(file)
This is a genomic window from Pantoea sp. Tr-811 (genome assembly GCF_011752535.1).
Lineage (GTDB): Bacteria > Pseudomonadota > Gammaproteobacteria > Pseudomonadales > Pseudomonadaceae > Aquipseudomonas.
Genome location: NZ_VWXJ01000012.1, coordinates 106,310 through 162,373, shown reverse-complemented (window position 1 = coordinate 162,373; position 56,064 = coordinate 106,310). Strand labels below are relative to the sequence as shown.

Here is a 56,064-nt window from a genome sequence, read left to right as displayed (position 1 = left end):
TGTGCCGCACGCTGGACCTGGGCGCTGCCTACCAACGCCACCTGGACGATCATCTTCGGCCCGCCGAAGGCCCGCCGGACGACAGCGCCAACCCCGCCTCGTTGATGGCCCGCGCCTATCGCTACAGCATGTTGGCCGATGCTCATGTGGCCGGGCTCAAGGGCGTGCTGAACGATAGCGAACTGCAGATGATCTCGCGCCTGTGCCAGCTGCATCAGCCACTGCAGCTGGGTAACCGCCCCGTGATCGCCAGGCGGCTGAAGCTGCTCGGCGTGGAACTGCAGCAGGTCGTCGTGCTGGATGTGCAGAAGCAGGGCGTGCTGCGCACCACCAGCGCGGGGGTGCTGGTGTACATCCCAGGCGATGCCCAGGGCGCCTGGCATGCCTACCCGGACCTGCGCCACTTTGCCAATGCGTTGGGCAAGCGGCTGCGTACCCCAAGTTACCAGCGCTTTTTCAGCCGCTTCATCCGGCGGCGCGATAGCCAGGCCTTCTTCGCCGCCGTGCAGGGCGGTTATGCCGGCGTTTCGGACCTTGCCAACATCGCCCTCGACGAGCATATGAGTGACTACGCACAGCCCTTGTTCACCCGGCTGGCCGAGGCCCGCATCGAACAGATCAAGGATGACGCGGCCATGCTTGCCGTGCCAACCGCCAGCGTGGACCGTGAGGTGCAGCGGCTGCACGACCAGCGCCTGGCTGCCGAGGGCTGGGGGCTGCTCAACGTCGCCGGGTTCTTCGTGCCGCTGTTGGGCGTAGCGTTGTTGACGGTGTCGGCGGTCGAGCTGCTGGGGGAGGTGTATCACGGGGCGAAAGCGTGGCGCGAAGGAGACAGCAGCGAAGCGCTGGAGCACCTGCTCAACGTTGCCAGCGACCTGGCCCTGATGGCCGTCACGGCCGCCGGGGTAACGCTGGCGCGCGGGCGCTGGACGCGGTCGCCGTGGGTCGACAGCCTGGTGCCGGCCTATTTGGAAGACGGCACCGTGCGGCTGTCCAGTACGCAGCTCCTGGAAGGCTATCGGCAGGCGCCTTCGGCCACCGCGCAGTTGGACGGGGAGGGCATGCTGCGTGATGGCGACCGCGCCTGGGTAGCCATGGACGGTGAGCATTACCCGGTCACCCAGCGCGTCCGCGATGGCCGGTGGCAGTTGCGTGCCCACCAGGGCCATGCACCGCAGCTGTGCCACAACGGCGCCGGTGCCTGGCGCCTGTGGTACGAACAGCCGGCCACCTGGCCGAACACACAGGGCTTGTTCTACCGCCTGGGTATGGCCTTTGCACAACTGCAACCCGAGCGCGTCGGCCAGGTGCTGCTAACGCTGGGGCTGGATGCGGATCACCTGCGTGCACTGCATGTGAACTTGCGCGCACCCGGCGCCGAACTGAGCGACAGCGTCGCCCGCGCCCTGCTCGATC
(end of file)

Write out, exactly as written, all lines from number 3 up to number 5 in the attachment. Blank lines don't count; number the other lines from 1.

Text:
Genome location: NZ_VWXJ01000012.1, coordinates 106,310 through 162,373, shown reverse-complemented (window position 1 = coordinate 162,373; position 56,064 = coordinate 106,310). Strand labels below are relative to the sequence as shown.

Here is a 56,064-nt window from a genome sequence, read left to right as displayed (position 1 = left end):
TGTGCCGCACGCTGGACCTGGGCGCTGCCTACCAACGCCACCTGGACGATCATCTTCGGCCCGCCGAAGGCCCGCCGGACGACAGCGCCAACCCCGCCTCGTTGATGGCCCGCGCCTATCGCTACAGCATGTTGGCCGATGCTCATGTGGCCGGGCTCAAGGGCGTGCTGAACGATAGCGAACTGCAGATGATCTCGCGCCTGTGCCAGCTGCATCAGCCACTGCAGCTGGGTAACCGCCCCGTGATCGCCAGGCGGCTGAAGCTGCTCGGCGTGGAACTGCAGCAGGTCGTCGTGCTGGATGTGCAGAAGCAGGGCGTGCTGCGCACCACCAGCGCGGGGGTGCTGGTGTACATCCCAGGCGATGCCCAGGGCGCCTGGCATGCCTACCCGGACCTGCGCCACTTTGCCAATGCGTTGGGCAAGCGGCTGCGTACCCCAAGTTACCAGCGCTTTTTCAGCCGCTTCATCCGGCGGCGCGATAGCCAGGCCTTCTTCGCCGCCGTGCAGGGCGGTTATGCCGGCGTTTCGGACCTTGCCAACATCGCCCTCGACGAGCATATGAGTGACTACGCACAGCCCTTGTTCACCCGGCTGGCCGAGGCCCGCATCGAACAGATCAAGGATGACGCGGCCATGCTTGCCGTGCCAACCGCCAGCGTGGACCGTGAGGTGCAGCGGCTGCACGACCAGCGCCTGGCTGCCGAGGGCTGGGGGCTGCTCAACGTCGCCGGGTTCTTCGTGCCGCTGTTGGGCGTAGCGTTGTTGACGGTGTCGGCGGTCGAGCTGCTGGGGGAGGTGTATCACGGGGCGAAAGCGTGGCGCGAAGGAGACAGCAGCGAAGCGCTGGAGCACCTGCTCAACGTTGCCAGCGACCTGGCCCTGATGGCCGTCACGGCCGCCGGGGTAACGCTGGCGCGCGGGCGCTGGACGCGGTCGCCGTGGGTCGACAGCCTGGTGCCGGCCTATTTGGAAGACGGCACCGTGCGGCTGTCCAGTACGCAGCTCCTGGAAGGCTATCGGCAGGCGCCTTCGGCCACCGCGCAGTTGGACGGGGAGGGCATGCTGCGTGATGGCGACCGCGCCTGGGTAGCCATGGACGGTGAGCATTACCCGGTCACCCAGCGCGTCCGCGATGGCCGGTGGCAGTTGCGTGCCCACCAGGGCCATGCACCGCAGCTGTGCCACAACGGCGCCGGTGCCTGGCGCCTGTGGTACGAACAGCCGGCCACCTGGCCGAACACACAGGGCTTGTTCTACCGCCTGGGTATGGCCTTTGCACAACTGCAACCCGAGCGCGTCGGCCAGGTGCTGCTAACGCTGGGGCTGGATGCGGATCACCTGCGTGCACTGCATGTGAACTTGCGCGCACCCGGCGCCGAACTGAGCGACAGCGTCGCCCGCGCCCTGCTCGATC